What About The Bechdel Test?

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As a woman and a film lover I always look for that woman in any film or tv show that is relatable to me. However, due to the often sexist film industry female characters are often displayed flat, dependent on men and not relatable at all. I'm sure you've heard of the Bechdel Test and the many amazing films that oh-so-shockingly fail it. But recently I've found myself asking what we should do with films that fail it. Should they be banned? Should we boycott them? My mind has been screaming "What about the Bechdel Test?!" and here's my answer.

Disclaimer: I am not an expert in this field. There are many more posts and articles on the internet from people who know a lot more about the film industry. This is just a list of the arguments I find are the most important in this discussion and my personal opinion. I´d suggest doing your own research, too,  if you're interested in this topic.

What Is The Bechdel Test?

The term was coined by Alison Bechdel in her comic The Rule from Dykes to watch out for (see the strip on Pass The Bechdel Test). The Bechdel Test is a measure of how complex women are portrayed  in any film.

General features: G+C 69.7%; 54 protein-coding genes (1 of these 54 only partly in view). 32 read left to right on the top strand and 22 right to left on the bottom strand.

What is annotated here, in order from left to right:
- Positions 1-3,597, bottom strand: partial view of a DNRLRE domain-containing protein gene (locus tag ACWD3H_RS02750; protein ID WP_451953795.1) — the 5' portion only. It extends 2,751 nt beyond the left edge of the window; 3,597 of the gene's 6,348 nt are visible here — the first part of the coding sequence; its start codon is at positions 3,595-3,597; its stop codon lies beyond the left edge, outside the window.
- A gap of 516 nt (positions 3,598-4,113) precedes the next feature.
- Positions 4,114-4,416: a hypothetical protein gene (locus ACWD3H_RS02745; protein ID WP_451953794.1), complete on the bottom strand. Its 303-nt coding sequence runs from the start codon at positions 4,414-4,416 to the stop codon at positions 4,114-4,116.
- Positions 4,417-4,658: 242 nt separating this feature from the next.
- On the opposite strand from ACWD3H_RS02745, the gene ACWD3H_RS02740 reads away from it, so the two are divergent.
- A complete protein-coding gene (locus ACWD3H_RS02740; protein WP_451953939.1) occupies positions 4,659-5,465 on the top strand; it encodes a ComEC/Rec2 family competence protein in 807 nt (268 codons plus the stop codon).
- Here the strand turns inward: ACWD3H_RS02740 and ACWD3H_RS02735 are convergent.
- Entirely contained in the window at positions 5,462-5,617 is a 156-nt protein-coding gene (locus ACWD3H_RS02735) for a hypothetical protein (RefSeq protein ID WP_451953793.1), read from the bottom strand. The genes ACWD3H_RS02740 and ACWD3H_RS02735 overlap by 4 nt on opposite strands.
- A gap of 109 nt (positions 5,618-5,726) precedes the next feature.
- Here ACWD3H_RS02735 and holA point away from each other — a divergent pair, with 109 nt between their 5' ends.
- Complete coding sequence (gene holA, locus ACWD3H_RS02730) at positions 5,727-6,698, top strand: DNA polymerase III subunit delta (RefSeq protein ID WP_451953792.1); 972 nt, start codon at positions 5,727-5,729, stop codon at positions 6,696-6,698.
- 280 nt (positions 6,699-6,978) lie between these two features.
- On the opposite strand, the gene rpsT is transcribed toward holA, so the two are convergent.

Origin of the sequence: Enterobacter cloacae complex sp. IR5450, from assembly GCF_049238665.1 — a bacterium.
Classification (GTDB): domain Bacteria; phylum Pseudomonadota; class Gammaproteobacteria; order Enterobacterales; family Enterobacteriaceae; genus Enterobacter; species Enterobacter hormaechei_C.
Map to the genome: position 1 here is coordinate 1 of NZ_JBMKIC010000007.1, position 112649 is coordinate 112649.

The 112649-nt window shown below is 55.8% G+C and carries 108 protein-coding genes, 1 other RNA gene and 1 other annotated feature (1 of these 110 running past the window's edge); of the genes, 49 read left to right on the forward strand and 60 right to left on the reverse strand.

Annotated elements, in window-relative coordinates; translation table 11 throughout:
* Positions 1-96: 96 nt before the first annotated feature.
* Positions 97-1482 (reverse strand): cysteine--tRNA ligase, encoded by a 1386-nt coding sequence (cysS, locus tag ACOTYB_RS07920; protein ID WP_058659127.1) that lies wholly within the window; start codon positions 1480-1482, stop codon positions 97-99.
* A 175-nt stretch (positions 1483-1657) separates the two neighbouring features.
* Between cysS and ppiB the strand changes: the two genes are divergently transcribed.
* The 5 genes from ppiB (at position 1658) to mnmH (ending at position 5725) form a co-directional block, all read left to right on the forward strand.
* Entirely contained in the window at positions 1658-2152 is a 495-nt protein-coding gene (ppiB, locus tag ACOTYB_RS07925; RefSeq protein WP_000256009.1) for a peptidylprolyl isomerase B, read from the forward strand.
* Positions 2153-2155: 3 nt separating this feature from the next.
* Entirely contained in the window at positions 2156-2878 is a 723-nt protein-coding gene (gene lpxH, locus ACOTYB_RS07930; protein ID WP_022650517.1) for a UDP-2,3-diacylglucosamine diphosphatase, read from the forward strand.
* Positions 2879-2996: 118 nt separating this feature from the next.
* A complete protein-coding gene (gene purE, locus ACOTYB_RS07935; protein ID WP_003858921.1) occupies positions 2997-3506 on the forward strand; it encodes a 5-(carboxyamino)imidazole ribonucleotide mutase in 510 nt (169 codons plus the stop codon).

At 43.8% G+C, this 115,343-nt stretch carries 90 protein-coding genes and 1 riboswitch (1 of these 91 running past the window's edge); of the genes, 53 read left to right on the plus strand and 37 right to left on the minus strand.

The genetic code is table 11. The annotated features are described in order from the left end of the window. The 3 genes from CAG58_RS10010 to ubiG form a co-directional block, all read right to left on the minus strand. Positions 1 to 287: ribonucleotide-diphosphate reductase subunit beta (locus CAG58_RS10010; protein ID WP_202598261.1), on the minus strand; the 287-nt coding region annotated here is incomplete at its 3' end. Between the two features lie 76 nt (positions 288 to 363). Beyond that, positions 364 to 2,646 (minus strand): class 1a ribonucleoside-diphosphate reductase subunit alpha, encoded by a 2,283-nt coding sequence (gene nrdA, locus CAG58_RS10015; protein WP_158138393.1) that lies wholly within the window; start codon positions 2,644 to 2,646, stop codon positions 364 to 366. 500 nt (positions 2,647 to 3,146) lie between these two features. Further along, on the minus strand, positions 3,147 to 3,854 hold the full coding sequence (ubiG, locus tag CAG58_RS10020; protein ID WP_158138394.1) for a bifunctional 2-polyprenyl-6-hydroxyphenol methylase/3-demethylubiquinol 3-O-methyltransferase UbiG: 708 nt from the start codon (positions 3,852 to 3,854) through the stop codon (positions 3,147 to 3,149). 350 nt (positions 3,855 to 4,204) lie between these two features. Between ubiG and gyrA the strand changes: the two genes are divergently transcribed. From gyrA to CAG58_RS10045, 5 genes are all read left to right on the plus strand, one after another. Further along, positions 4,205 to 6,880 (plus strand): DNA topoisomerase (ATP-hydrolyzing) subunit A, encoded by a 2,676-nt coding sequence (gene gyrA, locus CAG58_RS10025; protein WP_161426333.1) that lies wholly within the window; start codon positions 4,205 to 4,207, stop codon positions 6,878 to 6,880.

There are three criteria a film must fulfil to pass the Bechdel Test
1. It has to have a least two women in it (preferably named!)
2. who have a conversation with each other
3. about something other than a man

Simple, right? I mean, how many conversations do you have daily that don't involve a man? Now think of your favourite film and try to apply this test - it´s much harder than it seems, right? There are some crazy estimates that about half of all films don't pass this test (source: bechdeltest.com) but personally, I don't think it´s that many! However, there are a lot of them. Here is a small selection of (maybe surprising) films that pass or fail the Bechdel test:

Despicable Me 3
The Intern
Magic Mike XXL
The Martian
The Theory of Everything
Kingsman: The Secret Service
The Grand Budapest Hotel
The Hobbit: The Battle of the Five Armies
The Imitation Game
The Last Five Years
Kingsman: The Golden Circle

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What's The Use Of The Bechdel Test & Why Should We Care?

Firstly, it´s quite obvious that this test has been brought up by a feminist standpoint. It definitely sheds a - very much needed - light on the representation of females in media. They are often portrayed as one-dimensional and male-dependent which might stem from the "damsel in distress" story arc. Overall its just kind of gross and not true to reality at all. Bechdel herself said (to Gizmodo) that the test is about the representation of women as subjects and not objects. That's a ridiculously important distinction!